To treat prolapse a number of surgeons recommend using transvaginal mesh — another device that can cause problems such as pelvic pain, infections, and several other severe complications.
Uterine Preserving Surgery
Many women who want or need Essure removed prefer to keep their uterus, because it causes fewer complications and allows them to conceive a child naturally if they choose to do so. In these cases, surgeons can perform a tubal anastomosis to carefully dissect the fallopian tubes, remove Essure and reconnect the tubes to the uterus. This allows women to reverse sterilization and conceive naturally.
In some cases, doctors can perform Essure removal on a simple, outpatient basis if the coils are properly positioned within the tube. A portion of the coil projects into the uterus and surgeons use this piece to gently pull the device from the tubes.
“My approach to patients who have had problems with Essure is to help them get rid of the problematic item — which is the Essure device itself — while conserving the healthy tissues,” said Sills, who specializes in uterine preserving surgery. “So that means that there’s a minimally invasive approach that takes maybe an hour and a half or 2 hours. It’s done like a bellybutton surgery. There’s a Band-Aid on the tummy and 2 other incisions. The incision points are about as big around as a pencil. Patients are typically home by lunch time.”
Tubocornual implantation is another uterine preserving surgical technique used by some surgeons to reverse Essure. After cutting the fallopian tube, the surgeon pulls the tube into a hole cut into the back of the uterus and reattaches it.
This can be a risky surgical technique for women who try to have another baby. Because of the hole cut into the uterus, it becomes weak and increases the risk of rupture during labor. The rupture can be fatal to mother and her baby.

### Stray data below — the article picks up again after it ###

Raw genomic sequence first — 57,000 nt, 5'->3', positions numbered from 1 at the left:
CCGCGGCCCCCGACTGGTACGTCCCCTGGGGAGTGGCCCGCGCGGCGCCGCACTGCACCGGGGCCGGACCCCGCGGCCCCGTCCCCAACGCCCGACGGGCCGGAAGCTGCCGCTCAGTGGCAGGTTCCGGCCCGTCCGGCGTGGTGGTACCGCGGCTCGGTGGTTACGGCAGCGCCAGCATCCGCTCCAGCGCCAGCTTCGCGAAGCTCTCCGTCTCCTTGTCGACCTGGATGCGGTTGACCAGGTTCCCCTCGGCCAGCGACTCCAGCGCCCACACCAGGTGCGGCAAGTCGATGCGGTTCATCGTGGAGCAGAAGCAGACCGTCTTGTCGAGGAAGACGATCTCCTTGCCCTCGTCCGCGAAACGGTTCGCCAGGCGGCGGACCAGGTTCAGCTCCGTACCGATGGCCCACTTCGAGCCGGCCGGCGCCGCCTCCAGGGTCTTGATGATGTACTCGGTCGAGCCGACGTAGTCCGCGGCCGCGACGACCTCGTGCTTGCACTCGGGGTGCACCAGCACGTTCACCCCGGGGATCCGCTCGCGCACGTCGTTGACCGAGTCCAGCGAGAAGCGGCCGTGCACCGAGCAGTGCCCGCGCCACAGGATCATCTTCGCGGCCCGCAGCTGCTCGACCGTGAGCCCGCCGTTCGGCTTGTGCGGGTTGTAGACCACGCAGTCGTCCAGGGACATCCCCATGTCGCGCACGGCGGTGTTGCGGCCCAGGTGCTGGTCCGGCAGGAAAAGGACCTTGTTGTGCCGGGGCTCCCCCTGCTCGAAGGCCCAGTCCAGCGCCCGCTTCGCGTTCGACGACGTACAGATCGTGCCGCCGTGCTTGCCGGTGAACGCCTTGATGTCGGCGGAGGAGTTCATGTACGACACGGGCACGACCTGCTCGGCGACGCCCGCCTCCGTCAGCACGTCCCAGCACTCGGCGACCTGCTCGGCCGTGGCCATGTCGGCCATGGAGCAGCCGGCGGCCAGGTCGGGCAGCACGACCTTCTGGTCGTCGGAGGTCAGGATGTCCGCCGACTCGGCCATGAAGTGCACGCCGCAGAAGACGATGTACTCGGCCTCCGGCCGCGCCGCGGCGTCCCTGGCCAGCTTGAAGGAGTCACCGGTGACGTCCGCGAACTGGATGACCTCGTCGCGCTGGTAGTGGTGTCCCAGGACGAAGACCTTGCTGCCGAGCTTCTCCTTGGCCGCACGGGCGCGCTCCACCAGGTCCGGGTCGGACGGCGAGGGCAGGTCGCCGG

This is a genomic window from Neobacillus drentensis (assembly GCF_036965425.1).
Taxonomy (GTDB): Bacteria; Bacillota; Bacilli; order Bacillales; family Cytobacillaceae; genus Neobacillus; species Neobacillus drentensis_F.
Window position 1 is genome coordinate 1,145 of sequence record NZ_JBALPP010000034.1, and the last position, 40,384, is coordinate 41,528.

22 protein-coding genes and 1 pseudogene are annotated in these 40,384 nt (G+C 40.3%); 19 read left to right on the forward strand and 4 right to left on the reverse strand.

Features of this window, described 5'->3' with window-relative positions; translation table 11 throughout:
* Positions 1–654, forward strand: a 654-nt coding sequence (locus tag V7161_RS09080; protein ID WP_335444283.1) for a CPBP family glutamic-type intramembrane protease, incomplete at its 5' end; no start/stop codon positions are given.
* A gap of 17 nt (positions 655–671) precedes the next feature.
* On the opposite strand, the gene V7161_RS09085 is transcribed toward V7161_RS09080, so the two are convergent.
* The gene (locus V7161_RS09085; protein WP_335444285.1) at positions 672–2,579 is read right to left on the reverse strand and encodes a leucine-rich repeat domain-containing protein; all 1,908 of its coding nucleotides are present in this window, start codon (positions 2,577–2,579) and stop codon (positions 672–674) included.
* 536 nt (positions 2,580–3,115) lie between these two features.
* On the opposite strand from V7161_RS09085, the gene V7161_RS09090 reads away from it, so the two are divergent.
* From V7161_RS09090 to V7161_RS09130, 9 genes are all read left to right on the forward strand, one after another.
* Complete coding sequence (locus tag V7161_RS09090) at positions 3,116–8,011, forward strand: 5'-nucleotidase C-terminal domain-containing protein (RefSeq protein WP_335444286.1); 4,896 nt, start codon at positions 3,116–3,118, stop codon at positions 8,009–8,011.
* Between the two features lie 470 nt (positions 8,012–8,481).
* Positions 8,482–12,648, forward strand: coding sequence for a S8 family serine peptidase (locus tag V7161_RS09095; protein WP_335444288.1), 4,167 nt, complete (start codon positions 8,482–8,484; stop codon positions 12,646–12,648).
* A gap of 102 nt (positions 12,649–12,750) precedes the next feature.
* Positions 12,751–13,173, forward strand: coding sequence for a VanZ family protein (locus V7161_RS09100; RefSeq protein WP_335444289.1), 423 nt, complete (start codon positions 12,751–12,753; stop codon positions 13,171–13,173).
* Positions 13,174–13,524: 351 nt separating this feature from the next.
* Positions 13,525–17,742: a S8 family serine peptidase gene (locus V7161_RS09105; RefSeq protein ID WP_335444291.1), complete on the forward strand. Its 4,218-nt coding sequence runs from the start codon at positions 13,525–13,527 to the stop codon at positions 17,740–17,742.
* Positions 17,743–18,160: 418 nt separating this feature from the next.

Recovery from Essure Removal
Depending on the technique used to remove Essure and how long the device was in the body, women can expect to have varied recovery times.
Women who have an outpatient procedure to remove the device may feel relief from symptoms within days.
More extensive surgery such as a hysterectomy will require a longer recovery time that may last weeks. Women who have a simple outpatient procedure to remove the device can expect to feel relief from symptoms within days.
In some cases, there are women who continue to have symptoms, like Angie Firmalino. A doctor was able to remove the coils, but after the surgery, her health issues returned. An X-ray found foreign bodies scattered in her abdomen.
But Drs. Sills and Walker have had high levels of success with their Essure removals.
“Once the foreign body is removed, women may expect to recover within two weeks,” Walker told Drugwatch.
Please seek the advice of a medical professional before making health care decisions.
Michelle Y. Llamas is a senior content writer. She is also the host of Drugwatch Podcast where she interviews medical experts as well as patients affected by drugs and medical devices. She has written medical and legal content for several years — including an article in The Journal of Palliative Medicine and an academic book review for Nova Science Publishers. With Drugwatch, she has developed relationships with legal and medical professionals as well as with several patients and support groups. Prior to writing for Drugwatch, she spent several years as a legal assistant for a personal injury law firm in Orlando. She obtained her English – Technical Communication degree from the University of Central Florida. She is a committee member with the American Medical Writers Association.